After crossing Pushkin street to reach the old neighbourhood of eastern Bukhara, we walked the maze of alleys that were mostly empty. A bunch of kids was playing football somewhere, but otherwise, nothing here looked like other, much busier, parts of Bukhara. It was a relaxed and pleasant walk. Then, on our right, we stumbled upon a small square with the goal of our stroll: the unmistakeable sight of modest Char Minar with its typical four towers. No, this is not a mosque, and the towers are not minarets. Cubic Char Minar was built in the early 19th century as the gateway to a madrassa which has disappeared. It was recognized that this building has remarkable architectural merits; when one of the towers collapsed, it was restored by Unesco.
The sun was getting lower already - and the heat that had been pressing on Bukhara and its people just a few hours before, was gradually getting less oppressive. We crossed the square to reach the entrance of Char Minar, a door was opened, and we entered the small hall. Here, things looked more like elsewhere in Bukhara: souvenirs were stacked inside covering all the walls. But we were not here to shop, and walked the bare stairs to reach the first floor, from where it seemed we could choose four entrances. As it turned out, three were blocked, and the fourth one did not lead up one of the towers, but merely gave access to the platform on which a small cupola is built.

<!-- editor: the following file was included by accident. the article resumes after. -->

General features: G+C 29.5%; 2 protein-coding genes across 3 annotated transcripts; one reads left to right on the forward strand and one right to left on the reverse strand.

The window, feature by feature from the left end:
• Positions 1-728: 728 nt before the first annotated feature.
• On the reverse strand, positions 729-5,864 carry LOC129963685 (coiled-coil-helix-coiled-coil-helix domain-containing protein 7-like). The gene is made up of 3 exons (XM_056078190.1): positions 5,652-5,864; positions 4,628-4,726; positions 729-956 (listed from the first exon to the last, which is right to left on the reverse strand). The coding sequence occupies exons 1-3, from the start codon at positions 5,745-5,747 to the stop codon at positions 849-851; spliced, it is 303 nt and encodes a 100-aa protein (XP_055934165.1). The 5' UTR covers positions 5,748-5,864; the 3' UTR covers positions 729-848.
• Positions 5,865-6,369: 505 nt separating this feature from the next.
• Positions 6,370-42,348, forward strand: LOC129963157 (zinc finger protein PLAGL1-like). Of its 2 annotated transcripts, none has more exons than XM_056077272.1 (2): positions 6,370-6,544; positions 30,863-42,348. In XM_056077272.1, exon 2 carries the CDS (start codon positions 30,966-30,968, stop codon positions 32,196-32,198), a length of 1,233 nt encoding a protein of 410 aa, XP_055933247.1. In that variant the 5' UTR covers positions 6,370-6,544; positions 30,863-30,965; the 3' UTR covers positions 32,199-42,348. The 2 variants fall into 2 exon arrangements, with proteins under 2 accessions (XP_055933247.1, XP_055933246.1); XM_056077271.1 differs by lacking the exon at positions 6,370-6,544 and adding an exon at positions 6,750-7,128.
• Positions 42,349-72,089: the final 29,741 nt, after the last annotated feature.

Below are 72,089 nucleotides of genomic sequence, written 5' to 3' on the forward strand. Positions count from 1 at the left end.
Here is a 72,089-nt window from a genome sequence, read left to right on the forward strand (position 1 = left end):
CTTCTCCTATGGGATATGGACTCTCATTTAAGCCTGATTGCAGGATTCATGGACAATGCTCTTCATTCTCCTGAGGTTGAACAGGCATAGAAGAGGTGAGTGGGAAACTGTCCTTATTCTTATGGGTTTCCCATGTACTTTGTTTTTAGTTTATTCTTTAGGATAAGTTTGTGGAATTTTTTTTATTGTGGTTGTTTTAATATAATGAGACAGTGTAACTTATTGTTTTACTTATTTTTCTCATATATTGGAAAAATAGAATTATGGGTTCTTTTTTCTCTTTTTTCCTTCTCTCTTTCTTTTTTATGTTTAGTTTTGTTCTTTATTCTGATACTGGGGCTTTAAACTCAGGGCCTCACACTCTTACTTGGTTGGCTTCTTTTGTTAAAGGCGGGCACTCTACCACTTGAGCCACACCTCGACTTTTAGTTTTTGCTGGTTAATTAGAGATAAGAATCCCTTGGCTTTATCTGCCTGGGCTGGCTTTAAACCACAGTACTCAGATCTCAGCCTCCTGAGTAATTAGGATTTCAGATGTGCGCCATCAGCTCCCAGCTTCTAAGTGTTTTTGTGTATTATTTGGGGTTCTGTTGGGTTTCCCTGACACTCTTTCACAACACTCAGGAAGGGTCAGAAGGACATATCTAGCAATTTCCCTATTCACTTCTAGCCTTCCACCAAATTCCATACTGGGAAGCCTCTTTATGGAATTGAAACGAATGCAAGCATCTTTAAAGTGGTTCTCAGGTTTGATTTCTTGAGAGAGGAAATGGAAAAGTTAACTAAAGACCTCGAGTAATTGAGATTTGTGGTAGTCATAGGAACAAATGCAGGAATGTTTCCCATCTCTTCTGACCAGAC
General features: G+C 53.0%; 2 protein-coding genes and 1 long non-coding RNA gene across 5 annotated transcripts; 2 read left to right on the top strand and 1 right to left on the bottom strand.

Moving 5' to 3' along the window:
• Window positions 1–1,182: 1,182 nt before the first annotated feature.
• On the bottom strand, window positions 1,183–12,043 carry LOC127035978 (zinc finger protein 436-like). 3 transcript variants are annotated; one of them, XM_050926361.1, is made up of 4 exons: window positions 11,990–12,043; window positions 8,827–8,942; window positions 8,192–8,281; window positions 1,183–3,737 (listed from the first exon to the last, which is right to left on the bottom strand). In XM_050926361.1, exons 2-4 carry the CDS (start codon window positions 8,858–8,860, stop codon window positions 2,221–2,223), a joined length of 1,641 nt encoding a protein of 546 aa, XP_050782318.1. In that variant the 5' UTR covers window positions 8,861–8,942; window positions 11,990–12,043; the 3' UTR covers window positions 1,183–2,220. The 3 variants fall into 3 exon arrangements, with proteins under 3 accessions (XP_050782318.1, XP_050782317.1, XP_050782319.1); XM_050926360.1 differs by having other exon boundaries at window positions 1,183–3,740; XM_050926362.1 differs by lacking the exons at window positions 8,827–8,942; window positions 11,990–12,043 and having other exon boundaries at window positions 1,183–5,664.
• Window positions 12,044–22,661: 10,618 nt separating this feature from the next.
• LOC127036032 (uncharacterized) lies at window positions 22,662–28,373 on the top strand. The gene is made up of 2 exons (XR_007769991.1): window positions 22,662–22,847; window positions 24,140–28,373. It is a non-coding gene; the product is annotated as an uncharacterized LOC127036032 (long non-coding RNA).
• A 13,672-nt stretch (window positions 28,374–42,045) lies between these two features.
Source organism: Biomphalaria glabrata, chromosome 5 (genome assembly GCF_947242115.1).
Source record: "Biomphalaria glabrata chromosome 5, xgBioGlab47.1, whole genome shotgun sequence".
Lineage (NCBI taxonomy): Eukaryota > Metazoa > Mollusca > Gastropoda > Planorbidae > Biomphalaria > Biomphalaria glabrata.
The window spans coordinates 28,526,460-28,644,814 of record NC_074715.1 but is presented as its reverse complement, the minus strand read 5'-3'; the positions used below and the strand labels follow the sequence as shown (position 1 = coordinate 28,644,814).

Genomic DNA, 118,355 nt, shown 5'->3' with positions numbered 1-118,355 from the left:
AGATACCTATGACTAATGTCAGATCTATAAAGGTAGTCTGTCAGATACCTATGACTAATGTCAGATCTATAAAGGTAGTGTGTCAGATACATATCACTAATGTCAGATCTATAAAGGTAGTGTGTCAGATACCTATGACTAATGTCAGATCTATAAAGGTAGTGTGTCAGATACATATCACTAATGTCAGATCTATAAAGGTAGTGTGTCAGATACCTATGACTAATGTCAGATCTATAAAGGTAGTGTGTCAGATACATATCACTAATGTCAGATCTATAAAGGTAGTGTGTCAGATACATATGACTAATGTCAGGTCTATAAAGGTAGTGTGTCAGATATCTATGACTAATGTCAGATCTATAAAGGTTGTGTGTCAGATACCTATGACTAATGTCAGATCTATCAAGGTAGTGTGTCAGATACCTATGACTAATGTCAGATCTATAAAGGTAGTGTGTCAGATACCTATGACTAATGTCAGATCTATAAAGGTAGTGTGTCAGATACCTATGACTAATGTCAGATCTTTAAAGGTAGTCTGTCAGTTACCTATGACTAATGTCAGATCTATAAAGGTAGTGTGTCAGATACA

The four towers turned out to be closed, so we stayed at the platform. I discovered a stone sticking out of the roof of the cupola, braved the boiling hot stone and pushed myself up to the top of it. It offered a great view of the four towers with their beautiful green domes, pointing towards a perfectly blue sky. While initially slightly disappointed that the towers were not open to visitors, I now realized that seeing them from the outside was probably even better than being inside. After spending a good time on the roof, we continued our walk through the old neighbourhood of Bukhara, towards the west, through more deserted alleys, squares, and courtyards.
Personal travel impressions both in words and images from Char Minar (Uzbekistan). Clicking on the pictures enlarges them and enables you to send the picture as a free e-card or download it for personal use, for instance, on your weblog. Or click on the map above to visit more places close to Char Minar.
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